Still tossing in a dryer sheet every time you do your laundry? It might be time to leave that old habit behind.
You may have been using dryer sheets to soften, add fragrance, or remove static from your clothing. But what you probably don’t realize is that those sheets are doing more harm than good to your clothes, your dryer, and, most important, the environment.
First, dryer sheets don’t actually make your clothes any softer, although it might feel that way, said Patric Richardson of the Laundry Evangelist. The sheets are coated with a chemical solution that transfers to your garments when heated up during the dry cycle.
“It’s the coating that goes on fabric that feels soft,” said Richardson, the author of Laundry Love. “It’s the equivalent of putting a thick layer of lotion on your hand. Your skin isn’t actually softer, it just feels softer.”
Over time, that residue accumulates on your clothes. As lingerie expert Cora Harrington said in a Twitter thread in 2021, dryer sheets are “at best, absolutely useless” and, at most, “do actual damage to your clothes.”
“They work by putting a film of lipids and fragrances on your garments, which builds up over time and can contribute to clothing and towels smelling ‘musty’ or ‘stale’ even after they’ve been washed and dried,” Harrington, author of In Intimate Detail: How to Choose, Wear, and Love Lingerie, told HuffPost via email.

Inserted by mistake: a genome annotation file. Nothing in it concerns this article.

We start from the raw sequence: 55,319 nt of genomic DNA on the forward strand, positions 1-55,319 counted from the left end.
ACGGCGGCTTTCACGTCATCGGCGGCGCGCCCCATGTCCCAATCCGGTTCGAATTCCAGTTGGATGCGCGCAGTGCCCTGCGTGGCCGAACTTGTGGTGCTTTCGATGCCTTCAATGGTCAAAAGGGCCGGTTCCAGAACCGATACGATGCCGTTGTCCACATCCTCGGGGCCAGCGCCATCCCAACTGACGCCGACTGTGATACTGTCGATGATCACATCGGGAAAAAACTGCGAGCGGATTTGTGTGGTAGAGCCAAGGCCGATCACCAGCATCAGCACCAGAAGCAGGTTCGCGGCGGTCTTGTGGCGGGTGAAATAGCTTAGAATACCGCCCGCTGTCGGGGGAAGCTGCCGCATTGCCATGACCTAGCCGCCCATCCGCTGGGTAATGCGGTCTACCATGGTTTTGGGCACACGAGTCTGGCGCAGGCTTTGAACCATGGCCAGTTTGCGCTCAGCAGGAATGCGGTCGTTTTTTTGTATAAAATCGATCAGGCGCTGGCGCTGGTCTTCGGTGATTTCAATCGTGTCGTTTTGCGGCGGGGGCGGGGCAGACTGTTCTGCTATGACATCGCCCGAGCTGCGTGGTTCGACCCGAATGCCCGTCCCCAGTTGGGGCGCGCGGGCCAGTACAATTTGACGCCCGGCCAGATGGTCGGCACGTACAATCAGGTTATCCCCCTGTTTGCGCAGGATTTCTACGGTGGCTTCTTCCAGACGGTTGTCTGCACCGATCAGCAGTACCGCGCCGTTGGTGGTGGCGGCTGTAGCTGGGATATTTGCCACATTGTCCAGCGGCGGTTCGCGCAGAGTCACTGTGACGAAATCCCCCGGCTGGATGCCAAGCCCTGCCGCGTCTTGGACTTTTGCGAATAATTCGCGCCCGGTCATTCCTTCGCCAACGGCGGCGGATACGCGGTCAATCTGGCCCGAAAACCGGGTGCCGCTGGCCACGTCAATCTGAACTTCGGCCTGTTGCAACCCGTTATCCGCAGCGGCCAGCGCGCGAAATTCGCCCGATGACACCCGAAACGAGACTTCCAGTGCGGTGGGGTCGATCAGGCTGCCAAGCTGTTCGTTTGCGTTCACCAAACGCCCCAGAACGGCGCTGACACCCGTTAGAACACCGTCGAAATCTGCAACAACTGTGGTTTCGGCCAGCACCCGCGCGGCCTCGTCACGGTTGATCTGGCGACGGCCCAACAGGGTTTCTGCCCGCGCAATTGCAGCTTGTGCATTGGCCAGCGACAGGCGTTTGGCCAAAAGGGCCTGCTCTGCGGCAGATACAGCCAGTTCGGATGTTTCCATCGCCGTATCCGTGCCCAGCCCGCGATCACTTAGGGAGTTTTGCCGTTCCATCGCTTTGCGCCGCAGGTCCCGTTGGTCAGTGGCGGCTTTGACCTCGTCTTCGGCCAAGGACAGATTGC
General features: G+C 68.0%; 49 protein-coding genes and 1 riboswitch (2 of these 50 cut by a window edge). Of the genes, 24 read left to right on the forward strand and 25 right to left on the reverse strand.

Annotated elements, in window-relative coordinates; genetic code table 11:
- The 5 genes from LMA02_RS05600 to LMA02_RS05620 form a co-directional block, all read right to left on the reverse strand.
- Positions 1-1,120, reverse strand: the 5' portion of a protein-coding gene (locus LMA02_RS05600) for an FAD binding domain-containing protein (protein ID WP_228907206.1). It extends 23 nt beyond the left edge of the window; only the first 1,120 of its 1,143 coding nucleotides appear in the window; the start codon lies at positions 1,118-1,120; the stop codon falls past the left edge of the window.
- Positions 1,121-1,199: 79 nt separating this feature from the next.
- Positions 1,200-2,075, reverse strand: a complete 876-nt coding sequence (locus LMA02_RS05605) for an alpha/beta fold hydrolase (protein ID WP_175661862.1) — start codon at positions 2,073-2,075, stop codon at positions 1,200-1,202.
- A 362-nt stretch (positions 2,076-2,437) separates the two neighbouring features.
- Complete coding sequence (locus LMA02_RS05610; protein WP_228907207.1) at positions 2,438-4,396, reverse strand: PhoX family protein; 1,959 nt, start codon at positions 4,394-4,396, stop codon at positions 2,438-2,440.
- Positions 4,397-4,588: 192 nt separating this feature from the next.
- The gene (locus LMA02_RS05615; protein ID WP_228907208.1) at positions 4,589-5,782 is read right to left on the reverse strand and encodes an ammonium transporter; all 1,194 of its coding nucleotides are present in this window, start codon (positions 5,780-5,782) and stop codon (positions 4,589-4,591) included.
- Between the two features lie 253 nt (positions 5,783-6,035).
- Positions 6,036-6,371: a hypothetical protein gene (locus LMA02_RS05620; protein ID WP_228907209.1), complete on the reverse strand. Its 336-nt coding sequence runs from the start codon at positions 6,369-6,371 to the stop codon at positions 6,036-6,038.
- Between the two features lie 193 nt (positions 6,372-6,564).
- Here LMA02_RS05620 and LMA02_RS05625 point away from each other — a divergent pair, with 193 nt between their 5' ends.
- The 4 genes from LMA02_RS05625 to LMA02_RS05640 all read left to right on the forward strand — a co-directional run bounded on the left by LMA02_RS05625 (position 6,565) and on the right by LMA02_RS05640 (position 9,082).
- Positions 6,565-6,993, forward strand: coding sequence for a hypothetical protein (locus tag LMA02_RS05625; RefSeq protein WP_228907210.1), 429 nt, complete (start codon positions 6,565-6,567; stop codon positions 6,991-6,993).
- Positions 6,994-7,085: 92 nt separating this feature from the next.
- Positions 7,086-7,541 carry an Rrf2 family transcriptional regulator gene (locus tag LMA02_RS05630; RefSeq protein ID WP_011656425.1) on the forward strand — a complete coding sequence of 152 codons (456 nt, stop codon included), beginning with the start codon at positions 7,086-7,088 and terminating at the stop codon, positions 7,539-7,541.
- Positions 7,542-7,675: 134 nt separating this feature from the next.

“And if you share a machine, such as by using a laundromat — which I do — those lipids and fragrances can affect everyone else’s garments well.” (Plus, the scents and other ingredients in dryer sheets can be irritating to some people with asthma, allergies, migraines, or sensitive skin.)
This chemical coating can affect the properties of certain fabrics, too, said Sumit Mandal, an Oklahoma State University assistant professor who specializes in textile science. For example, it can make towels less absorbent, make your athletic gear less moisture-wicking, and reduce the flame resistance of some children’s sleepwear.
That film also builds up in your dryer, which can affect the appliance’s effectiveness over time, Richardson said. One example: The residue may prevent the electronic moisture sensor in the drum from working correctly. This can lead to over-drying and increase your utility bill, according to the Spruce. And be warned that the buildup can also coat the mesh of the lint catcher, making it a potential safety concern down the road.
Dryer sheets aren’t just a waste of money; they’re wasteful, too.
“They’re litter,” said Harrington, noting they can’t be reused and don’t decompose easily. “When you consider that many people use at least one dryer sheet — and sometimes much more — that’s a lot of trash.”